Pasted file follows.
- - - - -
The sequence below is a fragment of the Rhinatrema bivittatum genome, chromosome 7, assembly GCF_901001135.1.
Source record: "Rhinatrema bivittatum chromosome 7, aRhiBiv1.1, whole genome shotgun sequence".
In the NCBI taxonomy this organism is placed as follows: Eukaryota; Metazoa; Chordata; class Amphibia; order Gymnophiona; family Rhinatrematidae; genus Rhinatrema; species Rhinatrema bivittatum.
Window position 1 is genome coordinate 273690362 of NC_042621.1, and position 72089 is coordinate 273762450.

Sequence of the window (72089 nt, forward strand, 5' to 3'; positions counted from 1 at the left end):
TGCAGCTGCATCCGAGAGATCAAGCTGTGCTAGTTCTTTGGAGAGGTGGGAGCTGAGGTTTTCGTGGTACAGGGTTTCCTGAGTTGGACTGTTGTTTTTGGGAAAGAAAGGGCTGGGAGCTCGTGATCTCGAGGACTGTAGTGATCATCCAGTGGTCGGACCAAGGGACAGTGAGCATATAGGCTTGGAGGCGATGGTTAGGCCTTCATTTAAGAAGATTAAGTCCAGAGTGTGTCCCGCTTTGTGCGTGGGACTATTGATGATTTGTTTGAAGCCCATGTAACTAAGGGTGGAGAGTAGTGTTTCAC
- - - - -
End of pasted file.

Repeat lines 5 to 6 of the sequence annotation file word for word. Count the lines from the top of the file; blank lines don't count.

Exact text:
Sequence of the window (72089 nt, forward strand, 5' to 3'; positions counted from 1 at the left end):
TGCAGCTGCATCCGAGAGATCAAGCTGTGCTAGTTCTTTGGAGAGGTGGGAGCTGAGGTTTTCGTGGTACAGGGTTTCCTGAGTTGGACTGTTGTTTTTGGGAAAGAAAGGGCTGGGAGCTCGTGATCTCGAGGACTGTAGTGATCATCCAGTGGTCGGACCAAGGGACAGTGAGCATATAGGCTTGGAGGCGATGGTTAGGCCTTCATTTAAGAAGATTAAGTCCAGAGTGTGTCCCGCTTTGTGCGTGGGACTATTGATGATTTGTTTGAAGCCCATGTAACTAAGGGTGGAGAGTAGTGTTTCAC